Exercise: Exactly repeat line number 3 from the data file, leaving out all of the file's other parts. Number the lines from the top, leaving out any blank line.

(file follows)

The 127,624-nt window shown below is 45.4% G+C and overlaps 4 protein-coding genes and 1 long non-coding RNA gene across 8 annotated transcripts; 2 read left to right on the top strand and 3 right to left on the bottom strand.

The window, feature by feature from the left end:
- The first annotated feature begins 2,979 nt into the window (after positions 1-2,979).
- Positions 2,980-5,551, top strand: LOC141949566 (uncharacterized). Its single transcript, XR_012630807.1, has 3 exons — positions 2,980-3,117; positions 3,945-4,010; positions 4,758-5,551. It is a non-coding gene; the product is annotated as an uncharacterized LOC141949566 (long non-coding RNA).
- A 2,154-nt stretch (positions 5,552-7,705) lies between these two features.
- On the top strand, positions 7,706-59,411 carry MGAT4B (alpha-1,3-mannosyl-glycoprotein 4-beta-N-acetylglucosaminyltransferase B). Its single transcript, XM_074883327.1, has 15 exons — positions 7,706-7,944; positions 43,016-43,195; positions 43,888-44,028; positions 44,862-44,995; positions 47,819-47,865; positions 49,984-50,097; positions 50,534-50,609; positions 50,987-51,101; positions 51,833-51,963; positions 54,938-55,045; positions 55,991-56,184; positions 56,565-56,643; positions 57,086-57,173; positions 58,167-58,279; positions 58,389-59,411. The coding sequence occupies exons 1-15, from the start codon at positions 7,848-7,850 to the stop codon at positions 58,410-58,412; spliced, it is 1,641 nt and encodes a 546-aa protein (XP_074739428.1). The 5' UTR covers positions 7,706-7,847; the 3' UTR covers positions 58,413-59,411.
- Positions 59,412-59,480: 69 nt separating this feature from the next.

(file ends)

- The first annotated feature begins 2,979 nt into the window (after positions 1-2,979).